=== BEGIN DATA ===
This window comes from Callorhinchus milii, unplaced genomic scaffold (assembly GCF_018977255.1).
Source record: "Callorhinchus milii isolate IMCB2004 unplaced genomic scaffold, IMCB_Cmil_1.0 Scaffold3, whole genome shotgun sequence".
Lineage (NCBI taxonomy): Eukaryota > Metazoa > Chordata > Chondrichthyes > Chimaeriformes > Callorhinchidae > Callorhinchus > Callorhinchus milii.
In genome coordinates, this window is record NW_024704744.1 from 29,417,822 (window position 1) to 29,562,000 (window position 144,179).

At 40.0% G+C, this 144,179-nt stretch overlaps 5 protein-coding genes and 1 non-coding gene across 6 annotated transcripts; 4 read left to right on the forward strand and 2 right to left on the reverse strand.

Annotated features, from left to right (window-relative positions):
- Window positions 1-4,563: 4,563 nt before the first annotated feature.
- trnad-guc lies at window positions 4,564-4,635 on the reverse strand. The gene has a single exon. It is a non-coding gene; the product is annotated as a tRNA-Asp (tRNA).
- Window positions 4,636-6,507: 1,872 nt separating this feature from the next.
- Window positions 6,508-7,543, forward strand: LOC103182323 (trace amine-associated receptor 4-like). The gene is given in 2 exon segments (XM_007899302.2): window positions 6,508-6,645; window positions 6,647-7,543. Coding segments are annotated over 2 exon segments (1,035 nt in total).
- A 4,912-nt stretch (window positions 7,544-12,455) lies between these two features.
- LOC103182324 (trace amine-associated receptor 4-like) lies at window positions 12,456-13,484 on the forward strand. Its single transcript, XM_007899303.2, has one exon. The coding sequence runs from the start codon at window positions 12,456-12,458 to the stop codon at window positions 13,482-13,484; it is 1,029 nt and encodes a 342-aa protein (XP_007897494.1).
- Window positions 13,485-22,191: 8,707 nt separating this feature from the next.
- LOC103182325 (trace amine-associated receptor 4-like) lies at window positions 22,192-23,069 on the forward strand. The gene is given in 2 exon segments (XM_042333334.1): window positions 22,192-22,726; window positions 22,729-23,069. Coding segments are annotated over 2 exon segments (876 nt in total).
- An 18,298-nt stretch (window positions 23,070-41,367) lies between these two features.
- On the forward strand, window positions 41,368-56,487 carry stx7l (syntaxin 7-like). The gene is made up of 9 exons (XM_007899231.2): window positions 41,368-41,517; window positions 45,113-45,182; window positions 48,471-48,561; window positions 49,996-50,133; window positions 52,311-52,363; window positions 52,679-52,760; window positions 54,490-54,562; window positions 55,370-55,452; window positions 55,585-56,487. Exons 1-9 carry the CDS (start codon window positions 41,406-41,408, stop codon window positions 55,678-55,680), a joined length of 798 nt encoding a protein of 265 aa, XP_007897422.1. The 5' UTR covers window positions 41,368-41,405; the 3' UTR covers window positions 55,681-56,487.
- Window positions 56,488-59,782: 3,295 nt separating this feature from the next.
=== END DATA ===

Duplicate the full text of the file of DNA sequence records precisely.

This window comes from Callorhinchus milii, unplaced genomic scaffold (assembly GCF_018977255.1).
Source record: "Callorhinchus milii isolate IMCB2004 unplaced genomic scaffold, IMCB_Cmil_1.0 Scaffold3, whole genome shotgun sequence".
Lineage (NCBI taxonomy): Eukaryota > Metazoa > Chordata > Chondrichthyes > Chimaeriformes > Callorhinchidae > Callorhinchus > Callorhinchus milii.
In genome coordinates, this window is record NW_024704744.1 from 29,417,822 (window position 1) to 29,562,000 (window position 144,179).

At 40.0% G+C, this 144,179-nt stretch overlaps 5 protein-coding genes and 1 non-coding gene across 6 annotated transcripts; 4 read left to right on the forward strand and 2 right to left on the reverse strand.

Annotated features, from left to right (window-relative positions):
- Window positions 1-4,563: 4,563 nt before the first annotated feature.
- trnad-guc lies at window positions 4,564-4,635 on the reverse strand. The gene has a single exon. It is a non-coding gene; the product is annotated as a tRNA-Asp (tRNA).
- Window positions 4,636-6,507: 1,872 nt separating this feature from the next.
- Window positions 6,508-7,543, forward strand: LOC103182323 (trace amine-associated receptor 4-like). The gene is given in 2 exon segments (XM_007899302.2): window positions 6,508-6,645; window positions 6,647-7,543. Coding segments are annotated over 2 exon segments (1,035 nt in total).
- A 4,912-nt stretch (window positions 7,544-12,455) lies between these two features.
- LOC103182324 (trace amine-associated receptor 4-like) lies at window positions 12,456-13,484 on the forward strand. Its single transcript, XM_007899303.2, has one exon. The coding sequence runs from the start codon at window positions 12,456-12,458 to the stop codon at window positions 13,482-13,484; it is 1,029 nt and encodes a 342-aa protein (XP_007897494.1).
- Window positions 13,485-22,191: 8,707 nt separating this feature from the next.
- LOC103182325 (trace amine-associated receptor 4-like) lies at window positions 22,192-23,069 on the forward strand. The gene is given in 2 exon segments (XM_042333334.1): window positions 22,192-22,726; window positions 22,729-23,069. Coding segments are annotated over 2 exon segments (876 nt in total).
- An 18,298-nt stretch (window positions 23,070-41,367) lies between these two features.
- On the forward strand, window positions 41,368-56,487 carry stx7l (syntaxin 7-like). The gene is made up of 9 exons (XM_007899231.2): window positions 41,368-41,517; window positions 45,113-45,182; window positions 48,471-48,561; window positions 49,996-50,133; window positions 52,311-52,363; window positions 52,679-52,760; window positions 54,490-54,562; window positions 55,370-55,452; window positions 55,585-56,487. Exons 1-9 carry the CDS (start codon window positions 41,406-41,408, stop codon window positions 55,678-55,680), a joined length of 798 nt encoding a protein of 265 aa, XP_007897422.1. The 5' UTR covers window positions 41,368-41,405; the 3' UTR covers window positions 55,681-56,487.
- Window positions 56,488-59,782: 3,295 nt separating this feature from the next.